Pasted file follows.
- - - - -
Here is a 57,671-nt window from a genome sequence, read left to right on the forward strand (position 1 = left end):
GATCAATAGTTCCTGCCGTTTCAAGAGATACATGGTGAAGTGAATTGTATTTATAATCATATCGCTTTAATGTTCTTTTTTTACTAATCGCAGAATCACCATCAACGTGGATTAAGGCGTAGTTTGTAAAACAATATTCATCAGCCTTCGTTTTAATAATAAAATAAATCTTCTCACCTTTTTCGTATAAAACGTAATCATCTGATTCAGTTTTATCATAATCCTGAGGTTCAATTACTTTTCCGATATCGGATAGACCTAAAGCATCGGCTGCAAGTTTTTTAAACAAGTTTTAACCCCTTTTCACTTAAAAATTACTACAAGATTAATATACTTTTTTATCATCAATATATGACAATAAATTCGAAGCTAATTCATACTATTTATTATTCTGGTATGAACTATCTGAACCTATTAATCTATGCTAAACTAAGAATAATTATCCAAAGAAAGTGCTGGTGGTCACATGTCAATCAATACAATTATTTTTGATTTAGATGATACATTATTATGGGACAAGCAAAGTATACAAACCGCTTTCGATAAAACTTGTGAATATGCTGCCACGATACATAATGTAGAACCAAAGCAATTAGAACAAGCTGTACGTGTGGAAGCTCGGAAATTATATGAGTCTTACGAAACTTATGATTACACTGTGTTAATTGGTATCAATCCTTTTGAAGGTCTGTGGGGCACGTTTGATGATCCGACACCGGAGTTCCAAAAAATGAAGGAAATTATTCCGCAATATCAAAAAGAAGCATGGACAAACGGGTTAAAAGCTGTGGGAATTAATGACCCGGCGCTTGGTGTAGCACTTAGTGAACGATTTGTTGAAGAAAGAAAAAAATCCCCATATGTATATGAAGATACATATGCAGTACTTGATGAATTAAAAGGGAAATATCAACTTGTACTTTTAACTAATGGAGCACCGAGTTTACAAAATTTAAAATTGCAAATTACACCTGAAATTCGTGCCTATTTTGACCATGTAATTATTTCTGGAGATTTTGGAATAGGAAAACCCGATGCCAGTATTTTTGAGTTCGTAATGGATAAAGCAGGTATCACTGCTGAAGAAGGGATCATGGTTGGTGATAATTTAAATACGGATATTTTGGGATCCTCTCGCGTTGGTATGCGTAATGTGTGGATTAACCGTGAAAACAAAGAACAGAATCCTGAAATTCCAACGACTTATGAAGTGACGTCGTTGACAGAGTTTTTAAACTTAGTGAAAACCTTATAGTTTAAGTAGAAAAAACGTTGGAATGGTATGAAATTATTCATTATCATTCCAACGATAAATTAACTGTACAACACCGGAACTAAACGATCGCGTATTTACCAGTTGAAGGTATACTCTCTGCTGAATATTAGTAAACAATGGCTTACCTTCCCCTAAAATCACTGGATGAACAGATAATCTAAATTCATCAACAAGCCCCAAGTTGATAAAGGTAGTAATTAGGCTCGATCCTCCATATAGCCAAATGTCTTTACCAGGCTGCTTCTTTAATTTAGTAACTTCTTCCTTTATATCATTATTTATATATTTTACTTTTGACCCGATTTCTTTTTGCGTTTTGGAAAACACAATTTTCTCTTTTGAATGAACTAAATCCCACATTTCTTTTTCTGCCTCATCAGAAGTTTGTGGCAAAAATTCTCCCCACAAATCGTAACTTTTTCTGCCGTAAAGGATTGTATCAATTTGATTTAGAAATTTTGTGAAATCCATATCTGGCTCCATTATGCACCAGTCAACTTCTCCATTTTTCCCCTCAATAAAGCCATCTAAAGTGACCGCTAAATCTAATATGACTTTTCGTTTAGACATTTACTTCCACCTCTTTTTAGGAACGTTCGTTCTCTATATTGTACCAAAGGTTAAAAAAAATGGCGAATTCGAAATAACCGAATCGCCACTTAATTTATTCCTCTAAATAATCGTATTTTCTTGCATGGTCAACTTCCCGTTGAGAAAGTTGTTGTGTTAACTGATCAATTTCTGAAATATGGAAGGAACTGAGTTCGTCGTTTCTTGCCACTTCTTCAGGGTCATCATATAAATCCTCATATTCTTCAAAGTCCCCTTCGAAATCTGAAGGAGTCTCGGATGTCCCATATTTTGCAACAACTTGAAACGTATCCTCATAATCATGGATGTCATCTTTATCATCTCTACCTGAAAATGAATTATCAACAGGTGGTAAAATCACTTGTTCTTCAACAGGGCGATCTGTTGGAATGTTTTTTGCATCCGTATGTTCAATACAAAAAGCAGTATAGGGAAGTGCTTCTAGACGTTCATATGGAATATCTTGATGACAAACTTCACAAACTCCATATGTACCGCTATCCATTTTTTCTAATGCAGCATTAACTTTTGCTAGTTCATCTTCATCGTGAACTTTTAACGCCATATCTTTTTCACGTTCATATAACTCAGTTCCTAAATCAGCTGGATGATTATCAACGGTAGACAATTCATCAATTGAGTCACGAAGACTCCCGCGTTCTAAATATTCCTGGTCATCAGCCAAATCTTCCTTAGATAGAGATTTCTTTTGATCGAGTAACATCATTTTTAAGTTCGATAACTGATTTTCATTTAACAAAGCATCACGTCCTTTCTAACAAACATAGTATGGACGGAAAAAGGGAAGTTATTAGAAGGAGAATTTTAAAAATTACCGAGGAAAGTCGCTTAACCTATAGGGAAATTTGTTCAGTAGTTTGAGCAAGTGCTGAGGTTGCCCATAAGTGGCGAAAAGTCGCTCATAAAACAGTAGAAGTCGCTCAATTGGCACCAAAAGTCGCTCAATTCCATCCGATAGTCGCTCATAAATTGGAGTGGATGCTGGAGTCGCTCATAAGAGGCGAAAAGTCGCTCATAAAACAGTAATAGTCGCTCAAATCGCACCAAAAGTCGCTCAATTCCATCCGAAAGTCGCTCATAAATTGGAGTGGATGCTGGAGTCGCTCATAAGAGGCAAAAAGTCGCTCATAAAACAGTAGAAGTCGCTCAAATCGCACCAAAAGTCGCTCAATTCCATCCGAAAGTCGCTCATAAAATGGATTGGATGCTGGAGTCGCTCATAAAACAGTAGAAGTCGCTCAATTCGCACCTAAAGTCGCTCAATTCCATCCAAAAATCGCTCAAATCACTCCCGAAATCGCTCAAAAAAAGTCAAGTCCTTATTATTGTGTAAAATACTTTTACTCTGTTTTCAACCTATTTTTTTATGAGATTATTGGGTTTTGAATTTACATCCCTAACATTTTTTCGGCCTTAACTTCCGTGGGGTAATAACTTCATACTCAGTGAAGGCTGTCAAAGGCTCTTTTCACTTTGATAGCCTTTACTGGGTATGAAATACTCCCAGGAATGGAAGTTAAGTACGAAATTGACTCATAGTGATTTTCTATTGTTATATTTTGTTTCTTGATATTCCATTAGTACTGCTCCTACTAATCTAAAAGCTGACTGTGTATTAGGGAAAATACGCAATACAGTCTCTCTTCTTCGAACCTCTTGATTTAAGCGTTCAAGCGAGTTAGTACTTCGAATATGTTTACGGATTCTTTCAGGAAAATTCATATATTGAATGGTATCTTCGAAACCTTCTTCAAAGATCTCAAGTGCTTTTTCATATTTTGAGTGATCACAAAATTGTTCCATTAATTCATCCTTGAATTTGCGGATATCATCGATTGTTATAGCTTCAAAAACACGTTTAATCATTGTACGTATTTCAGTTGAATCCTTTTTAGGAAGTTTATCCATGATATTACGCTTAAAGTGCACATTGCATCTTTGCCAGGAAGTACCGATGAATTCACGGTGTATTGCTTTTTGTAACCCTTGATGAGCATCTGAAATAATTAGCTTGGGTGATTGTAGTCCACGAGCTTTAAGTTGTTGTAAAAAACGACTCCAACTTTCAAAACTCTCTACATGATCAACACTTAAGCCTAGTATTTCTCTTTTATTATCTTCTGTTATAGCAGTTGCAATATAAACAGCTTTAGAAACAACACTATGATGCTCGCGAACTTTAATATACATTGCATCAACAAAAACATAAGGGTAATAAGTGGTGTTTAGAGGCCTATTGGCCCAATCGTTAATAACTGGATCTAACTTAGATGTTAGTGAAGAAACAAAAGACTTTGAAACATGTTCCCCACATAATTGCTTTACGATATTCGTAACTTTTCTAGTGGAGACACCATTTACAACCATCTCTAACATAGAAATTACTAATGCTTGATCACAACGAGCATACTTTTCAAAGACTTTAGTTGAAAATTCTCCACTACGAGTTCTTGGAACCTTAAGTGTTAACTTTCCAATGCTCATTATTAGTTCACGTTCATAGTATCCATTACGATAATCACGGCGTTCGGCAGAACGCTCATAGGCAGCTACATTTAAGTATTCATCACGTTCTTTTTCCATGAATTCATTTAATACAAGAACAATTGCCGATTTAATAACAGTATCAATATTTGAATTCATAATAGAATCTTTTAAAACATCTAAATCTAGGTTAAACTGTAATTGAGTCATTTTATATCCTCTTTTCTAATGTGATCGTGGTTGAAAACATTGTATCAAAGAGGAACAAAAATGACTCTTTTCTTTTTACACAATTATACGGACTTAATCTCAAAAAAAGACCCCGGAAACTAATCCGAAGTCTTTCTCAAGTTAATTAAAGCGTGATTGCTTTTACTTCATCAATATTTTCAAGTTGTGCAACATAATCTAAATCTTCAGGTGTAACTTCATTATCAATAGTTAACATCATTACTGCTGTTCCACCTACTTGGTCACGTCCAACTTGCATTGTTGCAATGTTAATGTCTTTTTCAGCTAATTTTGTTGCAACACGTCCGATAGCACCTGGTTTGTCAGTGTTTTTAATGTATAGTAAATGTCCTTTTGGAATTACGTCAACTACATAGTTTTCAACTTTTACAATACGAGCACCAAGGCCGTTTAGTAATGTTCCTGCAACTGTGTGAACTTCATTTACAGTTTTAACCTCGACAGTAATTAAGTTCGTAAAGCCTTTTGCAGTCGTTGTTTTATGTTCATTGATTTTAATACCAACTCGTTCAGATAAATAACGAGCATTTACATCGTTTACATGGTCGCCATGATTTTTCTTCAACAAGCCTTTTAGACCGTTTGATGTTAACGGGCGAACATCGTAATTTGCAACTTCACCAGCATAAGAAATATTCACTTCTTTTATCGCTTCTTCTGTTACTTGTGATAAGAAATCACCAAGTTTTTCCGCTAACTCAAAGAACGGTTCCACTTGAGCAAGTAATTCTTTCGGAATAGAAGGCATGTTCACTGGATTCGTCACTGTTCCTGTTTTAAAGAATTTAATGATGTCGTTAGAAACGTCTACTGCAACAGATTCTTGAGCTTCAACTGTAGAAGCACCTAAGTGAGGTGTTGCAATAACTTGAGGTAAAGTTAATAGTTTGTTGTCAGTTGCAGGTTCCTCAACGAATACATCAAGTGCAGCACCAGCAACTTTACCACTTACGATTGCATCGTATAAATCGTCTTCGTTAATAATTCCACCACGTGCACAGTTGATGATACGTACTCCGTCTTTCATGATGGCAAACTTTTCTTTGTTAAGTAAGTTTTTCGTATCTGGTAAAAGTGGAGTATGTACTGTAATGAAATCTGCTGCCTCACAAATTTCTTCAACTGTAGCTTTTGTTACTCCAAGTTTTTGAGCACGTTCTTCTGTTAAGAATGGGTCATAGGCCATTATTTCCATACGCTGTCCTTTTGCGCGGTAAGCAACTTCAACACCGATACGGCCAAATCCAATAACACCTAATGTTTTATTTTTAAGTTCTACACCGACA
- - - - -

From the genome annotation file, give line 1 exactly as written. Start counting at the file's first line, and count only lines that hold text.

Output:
Here is a 57,671-nt window from a genome sequence, read left to right on the forward strand (position 1 = left end):